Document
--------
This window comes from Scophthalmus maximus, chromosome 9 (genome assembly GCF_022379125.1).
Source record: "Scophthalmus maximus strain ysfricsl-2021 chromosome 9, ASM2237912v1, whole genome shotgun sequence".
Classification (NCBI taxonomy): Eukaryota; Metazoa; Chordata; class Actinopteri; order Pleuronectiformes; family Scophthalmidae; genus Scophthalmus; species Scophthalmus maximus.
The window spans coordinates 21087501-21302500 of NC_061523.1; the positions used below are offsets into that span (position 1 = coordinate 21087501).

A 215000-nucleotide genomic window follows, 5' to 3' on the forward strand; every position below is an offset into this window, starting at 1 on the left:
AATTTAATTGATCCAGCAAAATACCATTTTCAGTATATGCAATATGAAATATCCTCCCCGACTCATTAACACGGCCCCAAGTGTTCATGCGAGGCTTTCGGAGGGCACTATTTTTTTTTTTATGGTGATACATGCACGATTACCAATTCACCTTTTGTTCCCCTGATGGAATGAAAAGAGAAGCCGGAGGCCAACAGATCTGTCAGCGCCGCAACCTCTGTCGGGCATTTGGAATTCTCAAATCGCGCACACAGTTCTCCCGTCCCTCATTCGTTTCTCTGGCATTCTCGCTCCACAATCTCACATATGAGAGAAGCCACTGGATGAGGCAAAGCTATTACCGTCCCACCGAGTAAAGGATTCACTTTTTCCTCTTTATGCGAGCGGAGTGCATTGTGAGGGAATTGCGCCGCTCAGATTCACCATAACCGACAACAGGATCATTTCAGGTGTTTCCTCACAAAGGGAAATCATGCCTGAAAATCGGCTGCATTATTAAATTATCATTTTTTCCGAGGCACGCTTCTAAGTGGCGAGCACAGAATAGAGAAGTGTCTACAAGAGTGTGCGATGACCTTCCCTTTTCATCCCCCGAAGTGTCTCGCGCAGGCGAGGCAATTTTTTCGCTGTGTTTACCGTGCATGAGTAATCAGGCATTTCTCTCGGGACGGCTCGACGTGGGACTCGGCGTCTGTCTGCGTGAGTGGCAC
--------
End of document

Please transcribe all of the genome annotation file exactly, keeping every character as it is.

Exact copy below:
This window comes from Scophthalmus maximus, chromosome 9 (genome assembly GCF_022379125.1).
Source record: "Scophthalmus maximus strain ysfricsl-2021 chromosome 9, ASM2237912v1, whole genome shotgun sequence".
Classification (NCBI taxonomy): Eukaryota; Metazoa; Chordata; class Actinopteri; order Pleuronectiformes; family Scophthalmidae; genus Scophthalmus; species Scophthalmus maximus.
The window spans coordinates 21087501-21302500 of NC_061523.1; the positions used below are offsets into that span (position 1 = coordinate 21087501).

A 215000-nucleotide genomic window follows, 5' to 3' on the forward strand; every position below is an offset into this window, starting at 1 on the left:
AATTTAATTGATCCAGCAAAATACCATTTTCAGTATATGCAATATGAAATATCCTCCCCGACTCATTAACACGGCCCCAAGTGTTCATGCGAGGCTTTCGGAGGGCACTATTTTTTTTTTTATGGTGATACATGCACGATTACCAATTCACCTTTTGTTCCCCTGATGGAATGAAAAGAGAAGCCGGAGGCCAACAGATCTGTCAGCGCCGCAACCTCTGTCGGGCATTTGGAATTCTCAAATCGCGCACACAGTTCTCCCGTCCCTCATTCGTTTCTCTGGCATTCTCGCTCCACAATCTCACATATGAGAGAAGCCACTGGATGAGGCAAAGCTATTACCGTCCCACCGAGTAAAGGATTCACTTTTTCCTCTTTATGCGAGCGGAGTGCATTGTGAGGGAATTGCGCCGCTCAGATTCACCATAACCGACAACAGGATCATTTCAGGTGTTTCCTCACAAAGGGAAATCATGCCTGAAAATCGGCTGCATTATTAAATTATCATTTTTTCCGAGGCACGCTTCTAAGTGGCGAGCACAGAATAGAGAAGTGTCTACAAGAGTGTGCGATGACCTTCCCTTTTCATCCCCCGAAGTGTCTCGCGCAGGCGAGGCAATTTTTTCGCTGTGTTTACCGTGCATGAGTAATCAGGCATTTCTCTCGGGACGGCTCGACGTGGGACTCGGCGTCTGTCTGCGTGAGTGGCAC